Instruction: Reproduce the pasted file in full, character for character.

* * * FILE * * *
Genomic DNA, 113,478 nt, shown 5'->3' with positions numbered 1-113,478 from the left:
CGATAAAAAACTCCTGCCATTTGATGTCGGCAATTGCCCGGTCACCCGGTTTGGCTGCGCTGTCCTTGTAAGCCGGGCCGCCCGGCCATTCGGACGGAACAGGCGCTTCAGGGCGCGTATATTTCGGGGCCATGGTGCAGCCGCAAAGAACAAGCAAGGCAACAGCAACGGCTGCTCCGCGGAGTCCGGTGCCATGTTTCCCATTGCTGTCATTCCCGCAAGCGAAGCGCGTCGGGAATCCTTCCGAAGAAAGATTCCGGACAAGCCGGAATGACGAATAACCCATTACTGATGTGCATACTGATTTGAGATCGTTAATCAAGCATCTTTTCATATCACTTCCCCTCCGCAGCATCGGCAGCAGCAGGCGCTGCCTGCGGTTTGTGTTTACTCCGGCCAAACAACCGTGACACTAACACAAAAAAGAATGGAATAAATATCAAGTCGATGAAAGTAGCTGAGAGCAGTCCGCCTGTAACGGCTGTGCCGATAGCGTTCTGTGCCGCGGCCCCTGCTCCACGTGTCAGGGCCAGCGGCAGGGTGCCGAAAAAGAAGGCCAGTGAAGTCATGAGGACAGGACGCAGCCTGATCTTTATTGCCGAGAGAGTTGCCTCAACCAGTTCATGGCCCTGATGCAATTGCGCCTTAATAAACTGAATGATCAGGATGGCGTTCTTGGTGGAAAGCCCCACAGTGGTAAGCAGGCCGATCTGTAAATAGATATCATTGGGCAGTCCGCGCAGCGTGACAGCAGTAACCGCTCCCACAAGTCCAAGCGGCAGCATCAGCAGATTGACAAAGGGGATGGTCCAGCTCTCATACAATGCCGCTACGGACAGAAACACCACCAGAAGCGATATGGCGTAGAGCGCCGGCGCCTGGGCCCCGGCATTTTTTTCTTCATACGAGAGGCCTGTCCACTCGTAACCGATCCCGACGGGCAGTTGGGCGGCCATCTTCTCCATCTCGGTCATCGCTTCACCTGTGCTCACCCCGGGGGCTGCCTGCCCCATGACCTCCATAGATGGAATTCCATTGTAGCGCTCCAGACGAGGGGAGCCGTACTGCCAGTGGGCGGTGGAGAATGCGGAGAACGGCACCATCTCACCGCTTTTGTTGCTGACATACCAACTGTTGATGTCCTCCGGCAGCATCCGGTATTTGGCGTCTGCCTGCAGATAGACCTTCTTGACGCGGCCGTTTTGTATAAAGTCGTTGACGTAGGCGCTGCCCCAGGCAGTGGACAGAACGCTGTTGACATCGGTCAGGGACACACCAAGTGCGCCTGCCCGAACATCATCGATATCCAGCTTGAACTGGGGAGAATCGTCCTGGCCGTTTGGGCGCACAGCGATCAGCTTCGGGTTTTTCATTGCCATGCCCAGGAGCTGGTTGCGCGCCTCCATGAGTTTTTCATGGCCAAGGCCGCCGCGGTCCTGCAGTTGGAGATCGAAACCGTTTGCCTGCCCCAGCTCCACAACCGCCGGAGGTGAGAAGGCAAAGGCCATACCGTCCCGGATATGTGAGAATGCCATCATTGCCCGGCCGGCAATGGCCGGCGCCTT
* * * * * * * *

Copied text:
Genomic DNA, 113,478 nt, shown 5'->3' with positions numbered 1-113,478 from the left:
CGATAAAAAACTCCTGCCATTTGATGTCGGCAATTGCCCGGTCACCCGGTTTGGCTGCGCTGTCCTTGTAAGCCGGGCCGCCCGGCCATTCGGACGGAACAGGCGCTTCAGGGCGCGTATATTTCGGGGCCATGGTGCAGCCGCAAAGAACAAGCAAGGCAACAGCAACGGCTGCTCCGCGGAGTCCGGTGCCATGTTTCCCATTGCTGTCATTCCCGCAAGCGAAGCGCGTCGGGAATCCTTCCGAAGAAAGATTCCGGACAAGCCGGAATGACGAATAACCCATTACTGATGTGCATACTGATTTGAGATCGTTAATCAAGCATCTTTTCATATCACTTCCCCTCCGCAGCATCGGCAGCAGCAGGCGCTGCCTGCGGTTTGTGTTTACTCCGGCCAAACAACCGTGACACTAACACAAAAAAGAATGGAATAAATATCAAGTCGATGAAAGTAGCTGAGAGCAGTCCGCCTGTAACGGCTGTGCCGATAGCGTTCTGTGCCGCGGCCCCTGCTCCACGTGTCAGGGCCAGCGGCAGGGTGCCGAAAAAGAAGGCCAGTGAAGTCATGAGGACAGGACGCAGCCTGATCTTTATTGCCGAGAGAGTTGCCTCAACCAGTTCATGGCCCTGATGCAATTGCGCCTTAATAAACTGAATGATCAGGATGGCGTTCTTGGTGGAAAGCCCCACAGTGGTAAGCAGGCCGATCTGTAAATAGATATCATTGGGCAGTCCGCGCAGCGTGACAGCAGTAACCGCTCCCACAAGTCCAAGCGGCAGCATCAGCAGATTGACAAAGGGGATGGTCCAGCTCTCATACAATGCCGCTACGGACAGAAACACCACCAGAAGCGATATGGCGTAGAGCGCCGGCGCCTGGGCCCCGGCATTTTTTTCTTCATACGAGAGGCCTGTCCACTCGTAACCGATCCCGACGGGCAGTTGGGCGGCCATCTTCTCCATCTCGGTCATCGCTTCACCTGTGCTCACCCCGGGGGCTGCCTGCCCCATGACCTCCATAGATGGAATTCCATTGTAGCGCTCCAGACGAGGGGAGCCGTACTGCCAGTGGGCGGTGGAGAATGCGGAGAACGGCACCATCTCACCGCTTTTGTTGCTGACATACCAACTGTTGATGTCCTCCGGCAGCATCCGGTATTTGGCGTCTGCCTGCAGATAGACCTTCTTGACGCGGCCGTTTTGTATAAAGTCGTTGACGTAGGCGCTGCCCCAGGCAGTGGACAGAACGCTGTTGACATCGGTCAGGGACACACCAAGTGCGCCTGCCCGAACATCATCGATATCCAGCTTGAACTGGGGAGAATCGTCCTGGCCGTTTGGGCGCACAGCGATCAGCTTCGGGTTTTTCATTGCCATGCCCAGGAGCTGGTTGCGCGCCTCCATGAGTTTTTCATGGCCAAGGCCGCCGCGGTCCTGCAGTTGGAGATCGAAACCGTTTGCCTGCCCCAGCTCCACAACCGCCGGAGGTGAGAAGGCAAAGGCCATACCGTCCCGGATATGTGAGAATGCCATCATTGCCCGGCCGGCAATGGCCGGCGCCTT